As an instructor and competitor in both tennis and pickleball, I have noticed a difference in how these two games are played. Here at the Marco Island Racquet Center, both sports are mostly played as doubles.
As I watch games and matches being played, I see a significant difference when observing tennis in how much, or how little, all four players are participating in the point as compared to pickleball.
The fundamental strategy of all doubles in both sports is for players to work together as a unit. Even though the two sports are very similar, I observe that tennis players are not always working as a team or a unit. However, in pickleball, both players are working in unison to win each point.
There are several reasons for the discrepancy between the way doubles is played in these two sports.
Number one is the size of the court itself. The basic fact that a pickleball court is approximately 1/2 the size of a tennis court simply makes it easier to get to the net. As we mature in age, our speed and mobility seem to lose a step or two. The tennis court becomes a large area to cover. Even at a young age, serve and volley tennis is an exhausting effort.
Doubles in both sports should be a team effort. When watching tennis, I see four players on the court, but it looks like it is two separate singles matches being played! Most points are crosscourt baseline rallies. Tennis players generally don’t make an effort to approach the net unless they are required to do so by a short ball from their opponent. The size of the court just makes it more difficult for tennis players to attempt to get to the net and finish off the point!
In pickleball, strategies require all players to play out the point up at the net. This naturally provides a better format for all four players being involved in the point at the same time. Also, because of this fundamental strategy, we spend the majority of our time during a point utilizing the no volley zone, aka the kitchen, which over a period of time naturally makes us more comfortable, confident and aggressive in this position.
I have had several of my students who are both tennis and pickleball players comment that since they have been playing pickleball on a regular basis, their net game in tennis has improved and that they now, generally just feel more comfortable and confident playing up at the net!
In addition to the size of the court, the strokes themselves in pickleball are just simply easier to hit than they are in tennis. It is easier to make solid contact with a small paddle than with a 27-inch racquet. A pickleball is not traveling as fast and does not have the amount of spin and rebound off of the court surface as a tennis ball does.
While executing a proper dink in pickleball is a shot that takes a good deal of practice at which proficient in proper execution, half volleysand drop shots in the game of tennis are much more challenging to master and execute. Also, the serve motion in pickleball is much easier to conquer than the service motion in tennis. In addition to all this, with proper court positioning in pickleball, we should not have to hit as many backhands as we do in tennis.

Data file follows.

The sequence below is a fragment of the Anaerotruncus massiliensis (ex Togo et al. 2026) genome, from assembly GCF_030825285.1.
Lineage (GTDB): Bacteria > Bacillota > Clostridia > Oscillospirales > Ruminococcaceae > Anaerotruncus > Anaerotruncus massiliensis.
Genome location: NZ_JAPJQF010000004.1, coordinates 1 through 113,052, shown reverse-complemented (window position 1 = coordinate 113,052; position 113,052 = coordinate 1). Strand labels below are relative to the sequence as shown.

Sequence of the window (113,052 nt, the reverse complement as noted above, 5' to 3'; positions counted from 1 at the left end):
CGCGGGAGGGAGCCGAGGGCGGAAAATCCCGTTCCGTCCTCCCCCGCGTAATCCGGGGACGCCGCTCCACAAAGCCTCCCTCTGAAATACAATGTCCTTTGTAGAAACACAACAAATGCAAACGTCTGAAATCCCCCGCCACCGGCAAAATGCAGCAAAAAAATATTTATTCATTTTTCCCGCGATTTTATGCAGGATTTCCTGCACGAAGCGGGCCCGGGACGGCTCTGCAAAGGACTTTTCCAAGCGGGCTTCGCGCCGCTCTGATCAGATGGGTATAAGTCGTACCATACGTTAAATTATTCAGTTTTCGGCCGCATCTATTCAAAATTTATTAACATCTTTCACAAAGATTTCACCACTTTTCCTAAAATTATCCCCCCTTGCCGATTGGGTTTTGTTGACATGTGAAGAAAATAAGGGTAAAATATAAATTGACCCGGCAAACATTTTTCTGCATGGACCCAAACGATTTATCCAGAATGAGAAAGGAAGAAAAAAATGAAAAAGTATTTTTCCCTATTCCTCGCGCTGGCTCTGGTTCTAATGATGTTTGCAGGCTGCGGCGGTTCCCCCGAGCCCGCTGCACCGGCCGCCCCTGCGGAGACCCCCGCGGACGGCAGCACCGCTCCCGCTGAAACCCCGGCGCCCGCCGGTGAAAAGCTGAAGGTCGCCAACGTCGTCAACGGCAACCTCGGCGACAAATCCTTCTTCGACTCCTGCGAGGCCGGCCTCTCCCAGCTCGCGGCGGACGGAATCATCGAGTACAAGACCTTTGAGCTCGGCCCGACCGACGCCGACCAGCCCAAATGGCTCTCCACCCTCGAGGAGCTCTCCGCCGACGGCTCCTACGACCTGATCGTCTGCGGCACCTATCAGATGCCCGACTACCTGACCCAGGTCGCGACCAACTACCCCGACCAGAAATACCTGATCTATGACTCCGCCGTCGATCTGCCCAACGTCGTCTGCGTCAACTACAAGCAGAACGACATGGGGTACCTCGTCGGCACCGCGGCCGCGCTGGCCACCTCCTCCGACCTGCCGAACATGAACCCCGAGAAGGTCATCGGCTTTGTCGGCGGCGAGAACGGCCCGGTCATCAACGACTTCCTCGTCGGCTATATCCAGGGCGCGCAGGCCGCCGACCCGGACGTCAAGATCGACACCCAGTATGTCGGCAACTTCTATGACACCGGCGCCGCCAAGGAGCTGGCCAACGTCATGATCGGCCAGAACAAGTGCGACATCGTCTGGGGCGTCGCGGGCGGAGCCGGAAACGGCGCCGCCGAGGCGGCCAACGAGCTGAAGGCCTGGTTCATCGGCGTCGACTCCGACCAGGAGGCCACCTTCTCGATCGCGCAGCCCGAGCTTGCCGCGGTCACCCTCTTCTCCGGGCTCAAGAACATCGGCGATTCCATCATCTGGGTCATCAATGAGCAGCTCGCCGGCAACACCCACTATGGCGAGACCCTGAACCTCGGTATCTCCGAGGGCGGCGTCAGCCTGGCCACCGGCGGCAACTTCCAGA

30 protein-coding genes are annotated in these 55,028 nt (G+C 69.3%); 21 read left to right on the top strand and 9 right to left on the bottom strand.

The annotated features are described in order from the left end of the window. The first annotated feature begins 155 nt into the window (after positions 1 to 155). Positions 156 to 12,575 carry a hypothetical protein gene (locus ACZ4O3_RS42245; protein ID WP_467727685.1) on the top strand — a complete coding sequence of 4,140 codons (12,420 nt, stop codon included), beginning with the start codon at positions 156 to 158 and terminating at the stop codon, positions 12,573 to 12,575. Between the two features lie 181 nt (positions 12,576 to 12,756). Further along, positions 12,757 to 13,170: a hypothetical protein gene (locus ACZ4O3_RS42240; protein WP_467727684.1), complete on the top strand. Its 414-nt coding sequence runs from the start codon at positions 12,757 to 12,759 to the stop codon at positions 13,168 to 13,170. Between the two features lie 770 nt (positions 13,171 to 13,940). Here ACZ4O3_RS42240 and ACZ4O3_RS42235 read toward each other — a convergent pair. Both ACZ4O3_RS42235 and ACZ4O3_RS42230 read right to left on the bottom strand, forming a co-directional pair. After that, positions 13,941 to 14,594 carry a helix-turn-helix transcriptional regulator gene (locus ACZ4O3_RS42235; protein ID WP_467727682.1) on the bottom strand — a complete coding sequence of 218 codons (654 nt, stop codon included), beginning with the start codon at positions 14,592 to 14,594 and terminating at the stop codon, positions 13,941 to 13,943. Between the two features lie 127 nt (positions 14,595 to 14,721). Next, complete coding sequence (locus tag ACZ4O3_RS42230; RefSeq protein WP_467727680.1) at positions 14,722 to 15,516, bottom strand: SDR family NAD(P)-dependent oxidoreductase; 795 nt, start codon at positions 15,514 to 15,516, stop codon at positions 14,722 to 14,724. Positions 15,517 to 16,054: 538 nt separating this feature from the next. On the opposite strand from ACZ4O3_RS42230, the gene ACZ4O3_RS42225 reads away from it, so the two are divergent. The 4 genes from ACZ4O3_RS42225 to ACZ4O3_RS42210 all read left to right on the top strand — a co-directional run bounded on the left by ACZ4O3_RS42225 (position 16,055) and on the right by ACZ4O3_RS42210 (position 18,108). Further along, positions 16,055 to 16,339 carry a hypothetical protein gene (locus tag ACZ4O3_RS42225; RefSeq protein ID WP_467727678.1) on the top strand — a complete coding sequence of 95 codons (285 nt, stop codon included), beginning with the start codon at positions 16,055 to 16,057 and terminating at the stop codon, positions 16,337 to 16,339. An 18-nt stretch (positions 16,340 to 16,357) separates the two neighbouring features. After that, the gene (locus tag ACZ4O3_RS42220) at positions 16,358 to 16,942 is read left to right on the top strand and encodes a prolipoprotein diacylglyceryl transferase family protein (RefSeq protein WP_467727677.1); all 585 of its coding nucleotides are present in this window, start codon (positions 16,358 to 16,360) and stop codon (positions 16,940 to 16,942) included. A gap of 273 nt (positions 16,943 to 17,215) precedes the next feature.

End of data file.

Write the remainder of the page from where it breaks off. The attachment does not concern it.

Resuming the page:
All of these things combined are why pickleball has become such a popular sport. The learning curve, as I call it, is not a steep as it is in pickleball as it is in tennis. The fundamental strokes of pickleball can be conquered in a short period of time.
Unfortunately, I see in both sports, that at beginner to intermediate level play, a majority of points are being won and lost on unforced errors, which are usually related to improper stroke fundamentals and bad strategic positioning. In all sports, mastering and executing proper fundamentals can win you a lot of points and simply make the game more fun to play.
In the sport of golf, just as tennis and pickleball, it is important to make sure your grip, as well as the efficiency of your swing/stroke, are as fundamentally sound as possible. In all three of these sports, one wrong technique can lead to an array of mistakes and problems.
There is a lot of well intended advice to be had from those I refer to as “weekend warriors.” And while this advice may be well intended, it is quite often wrong. It is important that whatever activity you decide to participate in, you benefit from spending time with a trained professional.
I recently decided to take up the sport of clay target shooting. While I am proficient in handling and shooting firearms, I decided that to become as good as I could possibly to be in clay target shooting, that I needed fundamental training from a qualified instructor. The instructor showed me proper stance for shooting, as well as how to lead the target, depending on which angle and direction it was being thrown from. The fundamentals I learned have made my time shooting a much more enjoyable experience, because I am doing it the right way…and hitting more targets!
I am a big believer that an informed consumer is a dangerous customer. So my recommendation is, whatever activity you decide to participate in, seek out the advice and instruction of a trained professional. Make sure you have proper fundamentals in both technique and strategy. Both your game and your partner will benefit from your commitment to improve yourself.
Wayne Clark is a certified professional tennis instructor with over 23 years experience coaching players on all levels of the game. Wayne is also qualified in pickleball instruction. He has been the head instructor at the Marco Island Racquet Center since 2001. The Racquet Center offers clinics, private and group lessons for both tennis and pickleball. Coach Wayne’s Island Kids Tennis juniors program runs year round and has classes for players from kindergarten through high school. Contact Coach Wayne by email at WClark@cityofmarcoisland.com, by phone or text at 239-450-6161, or visit his website at www.marco-island-tennis.com.